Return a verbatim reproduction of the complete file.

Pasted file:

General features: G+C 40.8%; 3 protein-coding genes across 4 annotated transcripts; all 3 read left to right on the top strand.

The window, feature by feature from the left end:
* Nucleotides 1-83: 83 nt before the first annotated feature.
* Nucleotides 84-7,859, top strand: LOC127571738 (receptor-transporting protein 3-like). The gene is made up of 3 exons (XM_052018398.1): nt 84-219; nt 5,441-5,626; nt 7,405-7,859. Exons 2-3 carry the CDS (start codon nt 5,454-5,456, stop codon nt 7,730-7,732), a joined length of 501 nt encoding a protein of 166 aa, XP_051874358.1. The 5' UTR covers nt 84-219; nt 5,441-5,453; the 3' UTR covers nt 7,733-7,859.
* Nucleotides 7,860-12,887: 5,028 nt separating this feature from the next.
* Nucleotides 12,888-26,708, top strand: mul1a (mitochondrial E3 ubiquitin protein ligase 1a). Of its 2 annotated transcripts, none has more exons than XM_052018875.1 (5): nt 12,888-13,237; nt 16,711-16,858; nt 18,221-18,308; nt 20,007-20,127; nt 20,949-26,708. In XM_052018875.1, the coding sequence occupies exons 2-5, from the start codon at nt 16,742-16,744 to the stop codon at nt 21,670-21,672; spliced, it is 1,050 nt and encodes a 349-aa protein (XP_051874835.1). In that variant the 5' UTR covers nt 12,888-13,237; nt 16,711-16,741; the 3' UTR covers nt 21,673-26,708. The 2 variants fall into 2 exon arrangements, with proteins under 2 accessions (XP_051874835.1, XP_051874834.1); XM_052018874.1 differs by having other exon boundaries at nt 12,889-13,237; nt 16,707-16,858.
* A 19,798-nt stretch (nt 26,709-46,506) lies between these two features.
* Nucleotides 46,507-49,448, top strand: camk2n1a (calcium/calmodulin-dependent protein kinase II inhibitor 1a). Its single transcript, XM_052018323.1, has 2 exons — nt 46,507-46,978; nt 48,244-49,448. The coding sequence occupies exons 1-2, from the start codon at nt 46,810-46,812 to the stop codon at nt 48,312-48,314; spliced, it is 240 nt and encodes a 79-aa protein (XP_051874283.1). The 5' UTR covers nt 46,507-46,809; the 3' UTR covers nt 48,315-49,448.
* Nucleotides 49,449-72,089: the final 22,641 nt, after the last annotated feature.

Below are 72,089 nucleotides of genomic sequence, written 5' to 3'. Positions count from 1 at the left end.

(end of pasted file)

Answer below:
General features: G+C 40.8%; 3 protein-coding genes across 4 annotated transcripts; all 3 read left to right on the top strand.

The window, feature by feature from the left end:
* Nucleotides 1-83: 83 nt before the first annotated feature.
* Nucleotides 84-7,859, top strand: LOC127571738 (receptor-transporting protein 3-like). The gene is made up of 3 exons (XM_052018398.1): nt 84-219; nt 5,441-5,626; nt 7,405-7,859. Exons 2-3 carry the CDS (start codon nt 5,454-5,456, stop codon nt 7,730-7,732), a joined length of 501 nt encoding a protein of 166 aa, XP_051874358.1. The 5' UTR covers nt 84-219; nt 5,441-5,453; the 3' UTR covers nt 7,733-7,859.
* Nucleotides 7,860-12,887: 5,028 nt separating this feature from the next.
* Nucleotides 12,888-26,708, top strand: mul1a (mitochondrial E3 ubiquitin protein ligase 1a). Of its 2 annotated transcripts, none has more exons than XM_052018875.1 (5): nt 12,888-13,237; nt 16,711-16,858; nt 18,221-18,308; nt 20,007-20,127; nt 20,949-26,708. In XM_052018875.1, the coding sequence occupies exons 2-5, from the start codon at nt 16,742-16,744 to the stop codon at nt 21,670-21,672; spliced, it is 1,050 nt and encodes a 349-aa protein (XP_051874835.1). In that variant the 5' UTR covers nt 12,888-13,237; nt 16,711-16,741; the 3' UTR covers nt 21,673-26,708. The 2 variants fall into 2 exon arrangements, with proteins under 2 accessions (XP_051874835.1, XP_051874834.1); XM_052018874.1 differs by having other exon boundaries at nt 12,889-13,237; nt 16,707-16,858.
* A 19,798-nt stretch (nt 26,709-46,506) lies between these two features.
* Nucleotides 46,507-49,448, top strand: camk2n1a (calcium/calmodulin-dependent protein kinase II inhibitor 1a). Its single transcript, XM_052018323.1, has 2 exons — nt 46,507-46,978; nt 48,244-49,448. The coding sequence occupies exons 1-2, from the start codon at nt 46,810-46,812 to the stop codon at nt 48,312-48,314; spliced, it is 240 nt and encodes a 79-aa protein (XP_051874283.1). The 5' UTR covers nt 46,507-46,809; the 3' UTR covers nt 48,315-49,448.
* Nucleotides 49,449-72,089: the final 22,641 nt, after the last annotated feature.

Below are 72,089 nucleotides of genomic sequence, written 5' to 3'. Positions count from 1 at the left end.